I was first exposed to the LOTR trilogy when I was newly married to #1. Though I didn’t take well initially to the Fellowship, I was taken with the Two towers. It was the duality of Gollum that gained my intrigue. When the movie ended, I was so completely consumed with this creature who now appeared to have this incredible depth and backstory that I wasn’t willing to wait another year to learn it. And what if the movie never explored the events that led Smeagol to morph into the troubled, slightly creepy soul that he had become? I immediately found and purchased the books online, this was not a risk I was willing to take. Beginning with the Hobbit, I ravaged these books so ferociously that Ring Wraiths forced their way into my dreams and I accepted and embraced my new standing as a Fantasy Fiction fanatic.
All these years later, I had the opportunity to expose my wee ones to Middle Earth on the big screen. Bless you, little local theater (buy local, people). We three stared raptly as the smallest, most vulnerable and least likely of heroes stepped forward to carry the sought-after ring into the very heart of evil, knowing that their journey would cost them more than just Second Breakfast and Elevensies. But still they stood amongst greater and stronger men or magically gifted (and ridiculously beautiful) elves, not because Hobbits are at all courageous, but because it had to be done.
At the close of this story, I can’t help but recognize the difference in my reaction now and that first time I saw it. Unbidden tears stream down my face as Frodo verbalizes the very crux of all my thoughts for two years; “I wish the Ring had never come to me. I wish none of this had happened”. To which Gandalf so wisely responds “So do all who live to see such times, but that is not for them to decide. All we have to decide is what to do with the time that is given to us. There are other forces at work in this world, Frodo, besides the will of evil”.
13 years later, I’ve embarked on a sort of Trilogy of my own. Instead of one, coveted ring, there were three, easily tossed into the fires of Mount Doom. One of my favorite lines uttered by Bilbo Baggins is “Sorry! I don’t want any adventures, thank you. Not Today”. Me too, Bilbo, me too. It’s the entire reason I selected #3. Having #2 unexpectedly immerse me into the world of drug addiction, I was quite set on moving on to a very regular, very mundane, Hobbit-esque life. Nonetheless, here I am. 3 husbands, 2 children, 2 careers and 1 eating disorder later I basically feel like I have been to Mordor.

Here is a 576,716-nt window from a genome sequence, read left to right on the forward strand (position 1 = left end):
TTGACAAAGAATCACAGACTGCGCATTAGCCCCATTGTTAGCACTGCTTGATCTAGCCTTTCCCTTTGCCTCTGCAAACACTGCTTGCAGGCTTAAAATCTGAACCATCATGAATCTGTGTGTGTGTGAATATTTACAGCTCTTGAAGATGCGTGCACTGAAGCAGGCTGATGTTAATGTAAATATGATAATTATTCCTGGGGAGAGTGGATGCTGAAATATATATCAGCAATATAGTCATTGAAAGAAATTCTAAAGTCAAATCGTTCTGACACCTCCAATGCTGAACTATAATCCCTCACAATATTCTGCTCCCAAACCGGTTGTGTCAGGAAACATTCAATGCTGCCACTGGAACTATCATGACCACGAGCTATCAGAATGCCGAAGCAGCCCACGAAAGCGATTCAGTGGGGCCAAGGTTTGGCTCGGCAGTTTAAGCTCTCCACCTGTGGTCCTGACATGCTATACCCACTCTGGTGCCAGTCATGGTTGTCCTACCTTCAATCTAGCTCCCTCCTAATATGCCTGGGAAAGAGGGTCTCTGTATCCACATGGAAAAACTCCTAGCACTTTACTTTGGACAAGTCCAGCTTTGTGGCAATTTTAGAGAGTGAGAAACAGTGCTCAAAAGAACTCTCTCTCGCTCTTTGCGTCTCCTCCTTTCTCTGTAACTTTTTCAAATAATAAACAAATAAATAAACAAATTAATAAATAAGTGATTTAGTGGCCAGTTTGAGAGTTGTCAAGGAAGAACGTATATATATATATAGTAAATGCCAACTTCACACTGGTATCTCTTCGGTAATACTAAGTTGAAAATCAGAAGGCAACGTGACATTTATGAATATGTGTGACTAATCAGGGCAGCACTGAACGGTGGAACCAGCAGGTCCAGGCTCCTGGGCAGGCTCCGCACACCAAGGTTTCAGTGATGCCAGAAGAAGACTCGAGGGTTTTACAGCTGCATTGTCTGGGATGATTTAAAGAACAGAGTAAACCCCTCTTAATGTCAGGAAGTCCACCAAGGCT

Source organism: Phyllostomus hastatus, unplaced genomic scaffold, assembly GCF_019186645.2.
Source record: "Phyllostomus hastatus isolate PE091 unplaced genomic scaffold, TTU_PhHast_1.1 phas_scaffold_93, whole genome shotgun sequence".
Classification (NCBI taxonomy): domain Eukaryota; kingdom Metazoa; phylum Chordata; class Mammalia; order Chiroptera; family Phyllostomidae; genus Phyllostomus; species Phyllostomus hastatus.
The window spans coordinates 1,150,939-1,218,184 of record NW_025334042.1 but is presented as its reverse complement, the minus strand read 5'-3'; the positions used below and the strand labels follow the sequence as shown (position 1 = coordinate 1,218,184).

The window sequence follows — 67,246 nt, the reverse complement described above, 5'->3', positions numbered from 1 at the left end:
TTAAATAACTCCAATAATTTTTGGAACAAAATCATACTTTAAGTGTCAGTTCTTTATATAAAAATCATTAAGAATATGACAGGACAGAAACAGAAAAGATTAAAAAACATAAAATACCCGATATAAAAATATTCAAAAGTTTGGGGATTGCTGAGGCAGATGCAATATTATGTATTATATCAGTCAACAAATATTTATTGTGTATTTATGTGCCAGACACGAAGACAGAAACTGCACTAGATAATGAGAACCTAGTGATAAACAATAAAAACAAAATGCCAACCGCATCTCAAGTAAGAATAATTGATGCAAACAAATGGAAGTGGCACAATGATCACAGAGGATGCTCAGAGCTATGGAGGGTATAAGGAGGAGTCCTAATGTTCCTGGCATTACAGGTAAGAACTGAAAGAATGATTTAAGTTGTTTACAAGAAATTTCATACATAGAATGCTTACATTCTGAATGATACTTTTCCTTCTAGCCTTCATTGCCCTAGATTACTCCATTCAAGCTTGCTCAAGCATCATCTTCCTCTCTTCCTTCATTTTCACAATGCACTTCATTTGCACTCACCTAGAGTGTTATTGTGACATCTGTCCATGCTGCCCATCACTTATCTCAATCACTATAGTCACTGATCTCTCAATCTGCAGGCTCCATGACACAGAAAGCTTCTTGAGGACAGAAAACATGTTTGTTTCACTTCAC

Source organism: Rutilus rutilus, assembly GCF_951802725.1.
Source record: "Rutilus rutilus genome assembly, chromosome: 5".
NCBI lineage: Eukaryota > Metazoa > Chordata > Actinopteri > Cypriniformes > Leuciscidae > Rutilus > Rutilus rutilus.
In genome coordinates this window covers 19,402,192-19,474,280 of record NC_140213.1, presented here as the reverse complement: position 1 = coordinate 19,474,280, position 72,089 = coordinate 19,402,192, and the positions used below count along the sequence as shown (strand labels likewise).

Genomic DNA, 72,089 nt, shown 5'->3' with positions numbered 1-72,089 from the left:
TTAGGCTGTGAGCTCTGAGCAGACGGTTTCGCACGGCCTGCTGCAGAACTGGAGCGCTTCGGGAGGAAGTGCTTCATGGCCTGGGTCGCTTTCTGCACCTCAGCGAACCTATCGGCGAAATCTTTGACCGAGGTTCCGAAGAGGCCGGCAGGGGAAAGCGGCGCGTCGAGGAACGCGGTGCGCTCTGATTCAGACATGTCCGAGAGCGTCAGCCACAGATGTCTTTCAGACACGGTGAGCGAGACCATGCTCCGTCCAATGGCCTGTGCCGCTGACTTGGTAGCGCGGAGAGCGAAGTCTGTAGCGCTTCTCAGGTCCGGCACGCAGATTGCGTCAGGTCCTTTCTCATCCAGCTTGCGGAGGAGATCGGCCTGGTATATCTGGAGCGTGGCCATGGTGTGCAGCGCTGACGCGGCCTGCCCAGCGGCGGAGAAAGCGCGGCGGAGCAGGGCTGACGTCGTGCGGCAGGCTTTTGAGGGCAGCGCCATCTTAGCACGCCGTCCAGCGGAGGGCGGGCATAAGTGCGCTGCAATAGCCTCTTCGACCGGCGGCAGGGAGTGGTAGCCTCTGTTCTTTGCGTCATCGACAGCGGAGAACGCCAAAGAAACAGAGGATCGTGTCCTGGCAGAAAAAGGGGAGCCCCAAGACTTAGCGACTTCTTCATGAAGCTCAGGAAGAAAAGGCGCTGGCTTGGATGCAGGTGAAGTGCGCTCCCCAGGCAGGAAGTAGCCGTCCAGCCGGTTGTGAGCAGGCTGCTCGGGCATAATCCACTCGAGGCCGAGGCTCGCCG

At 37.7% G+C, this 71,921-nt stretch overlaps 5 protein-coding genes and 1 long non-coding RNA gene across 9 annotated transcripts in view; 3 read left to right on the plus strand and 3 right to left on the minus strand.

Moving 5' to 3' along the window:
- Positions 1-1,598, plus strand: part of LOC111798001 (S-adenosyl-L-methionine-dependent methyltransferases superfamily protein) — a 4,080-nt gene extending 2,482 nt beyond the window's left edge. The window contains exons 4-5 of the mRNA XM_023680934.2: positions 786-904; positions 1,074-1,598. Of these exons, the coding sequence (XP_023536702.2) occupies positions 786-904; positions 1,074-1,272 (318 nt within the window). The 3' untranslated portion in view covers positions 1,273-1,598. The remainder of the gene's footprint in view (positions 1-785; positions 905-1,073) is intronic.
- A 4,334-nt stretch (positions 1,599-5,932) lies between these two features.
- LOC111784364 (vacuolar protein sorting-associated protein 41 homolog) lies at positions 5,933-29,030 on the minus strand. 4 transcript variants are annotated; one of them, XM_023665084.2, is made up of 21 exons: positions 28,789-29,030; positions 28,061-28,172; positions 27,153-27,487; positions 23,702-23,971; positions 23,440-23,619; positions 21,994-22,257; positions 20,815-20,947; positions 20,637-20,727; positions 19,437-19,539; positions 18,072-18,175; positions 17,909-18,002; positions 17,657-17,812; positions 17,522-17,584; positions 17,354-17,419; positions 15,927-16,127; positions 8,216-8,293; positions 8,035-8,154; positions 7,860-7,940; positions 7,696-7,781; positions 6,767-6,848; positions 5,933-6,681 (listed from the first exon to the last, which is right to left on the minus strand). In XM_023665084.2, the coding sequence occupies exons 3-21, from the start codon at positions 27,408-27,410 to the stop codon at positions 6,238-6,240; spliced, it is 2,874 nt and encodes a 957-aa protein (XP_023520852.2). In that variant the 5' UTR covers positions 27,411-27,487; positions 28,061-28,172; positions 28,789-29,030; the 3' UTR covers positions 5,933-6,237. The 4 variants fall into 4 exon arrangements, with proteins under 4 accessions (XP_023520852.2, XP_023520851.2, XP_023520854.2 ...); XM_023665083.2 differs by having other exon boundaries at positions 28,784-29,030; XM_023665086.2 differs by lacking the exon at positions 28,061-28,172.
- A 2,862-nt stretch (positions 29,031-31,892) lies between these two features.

And as many times as I have sobbed or screamed that I wish none of this had ever come to me, it did. And my only choice is to manage what is before me, and put my hope in those *other* forces that are unseen but not unfelt.
I am not done sobbing or even screaming, mind you. But I’m ok with that. Losing a husband and the life I had planned and hoped for, deserves to be mourned as much as anything else. But sometimes, I get to laugh uncontrollably with my sisters and friends or find immense joy in sharing with my children stories that I love. I can also choose to tell my own hard stories in an effort to help others like me or spend my free time painting wine bottles and roller blading; or maybe even in the company of other women with different stories that are strangely similar to my own. Because, after all, just like Gollum, we didn’t all start out timid and broken and fixated on getting back what we think is rightfully ours. We were regular and hopeful and eager to have something nice.
Evidently, I have a soft spot for conflicted creatures. But to be clear, I will not marry them this time.
“It’s a dangerous business, Frodo, going out your door. You step onto the road, and if you don’t keep your feet, there’s no knowing where you might be swept off to.” – Bilbo Baggins